Could These Top Three Firms Be Broken Up ?

Chisel Split Ice

Is breaking up really so hard to do ?

Shareholders at the biggest U.S. banking conglomerates may demand breakups if valuations remain depressed, according to analysts at Wells Fargo.

Bloomberg reports that so-called universal banks such as Bank of America, Citigroup and JPMorgan Chase are trading at a 25% - 30% discount to more-focused competitors, analysts led by Matthew H. Burnell wrote in a research report Wednesday.

Goldman Sachs and Morgan Stanley, which concentrate on investment banking, trading and money management, are within 5% of the estimated value of their parts, the analysts wrote.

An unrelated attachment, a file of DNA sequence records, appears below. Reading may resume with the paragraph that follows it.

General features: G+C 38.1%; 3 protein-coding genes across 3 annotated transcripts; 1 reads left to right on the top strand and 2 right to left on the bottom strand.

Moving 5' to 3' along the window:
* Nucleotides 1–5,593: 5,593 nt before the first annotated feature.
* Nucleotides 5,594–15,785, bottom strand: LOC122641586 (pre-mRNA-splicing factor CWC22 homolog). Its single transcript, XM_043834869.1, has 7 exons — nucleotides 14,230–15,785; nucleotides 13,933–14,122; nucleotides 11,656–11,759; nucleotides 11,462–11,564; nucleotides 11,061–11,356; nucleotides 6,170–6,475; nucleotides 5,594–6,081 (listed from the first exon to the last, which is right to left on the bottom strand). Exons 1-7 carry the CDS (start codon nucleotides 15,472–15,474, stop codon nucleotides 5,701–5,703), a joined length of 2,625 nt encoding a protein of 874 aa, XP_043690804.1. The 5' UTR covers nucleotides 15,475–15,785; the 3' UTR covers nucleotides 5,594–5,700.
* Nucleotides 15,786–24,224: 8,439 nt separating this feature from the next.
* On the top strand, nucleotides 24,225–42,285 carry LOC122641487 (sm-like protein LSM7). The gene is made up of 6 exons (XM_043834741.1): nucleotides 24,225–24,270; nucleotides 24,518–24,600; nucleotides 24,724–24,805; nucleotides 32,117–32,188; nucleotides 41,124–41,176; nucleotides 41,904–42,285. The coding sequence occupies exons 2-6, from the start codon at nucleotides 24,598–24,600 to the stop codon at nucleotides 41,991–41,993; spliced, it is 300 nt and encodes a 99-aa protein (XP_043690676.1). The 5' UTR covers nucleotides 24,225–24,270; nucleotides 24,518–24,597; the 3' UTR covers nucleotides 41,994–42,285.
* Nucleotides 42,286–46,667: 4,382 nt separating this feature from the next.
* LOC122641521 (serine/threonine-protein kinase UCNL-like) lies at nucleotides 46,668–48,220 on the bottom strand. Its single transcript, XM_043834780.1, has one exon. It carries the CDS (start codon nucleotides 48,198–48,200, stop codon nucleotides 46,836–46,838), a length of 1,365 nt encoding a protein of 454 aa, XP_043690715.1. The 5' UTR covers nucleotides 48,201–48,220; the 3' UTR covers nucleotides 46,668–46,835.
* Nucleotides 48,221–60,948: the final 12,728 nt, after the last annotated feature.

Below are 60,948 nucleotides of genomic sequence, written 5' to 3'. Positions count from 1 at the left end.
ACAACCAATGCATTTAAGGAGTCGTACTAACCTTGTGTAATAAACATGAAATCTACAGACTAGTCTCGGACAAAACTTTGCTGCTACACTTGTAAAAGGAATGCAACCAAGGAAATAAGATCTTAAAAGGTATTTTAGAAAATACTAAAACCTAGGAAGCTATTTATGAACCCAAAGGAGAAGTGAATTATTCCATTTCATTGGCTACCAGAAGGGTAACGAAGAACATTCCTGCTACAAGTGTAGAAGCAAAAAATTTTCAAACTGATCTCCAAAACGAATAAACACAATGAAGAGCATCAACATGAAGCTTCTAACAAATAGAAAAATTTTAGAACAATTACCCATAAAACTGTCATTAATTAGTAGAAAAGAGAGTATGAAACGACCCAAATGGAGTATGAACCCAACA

'Given the challenges posed by increasing regulation, higher capital requirements, and well-publicized trading/market challenges, it’s not surprising that investors remain reluctant to assign a ‘full’ valuation to the universal banks', the analysts wrote. 'If regulators and / or legislators don’t demand it, shareholders could also intensify demands to ‘break up the banks'.'

The analysts compared valuations of the biggest U.S. firms to the estimated value of their separate pieces. On this basis, Burnell’s team calculated that pieces of Bank of America are worth 41% more than their tangible book value, a measure of how much shareholders would receive if the firms’assets were sold and liabilities paid off.

Citigroup should get a 24% premium, JPMorgan should get 70%, the analysts said.

Hit the link below to access the complete Bloomberg article:

Bank Investors Press Breakups to Add Value, Burnell Says

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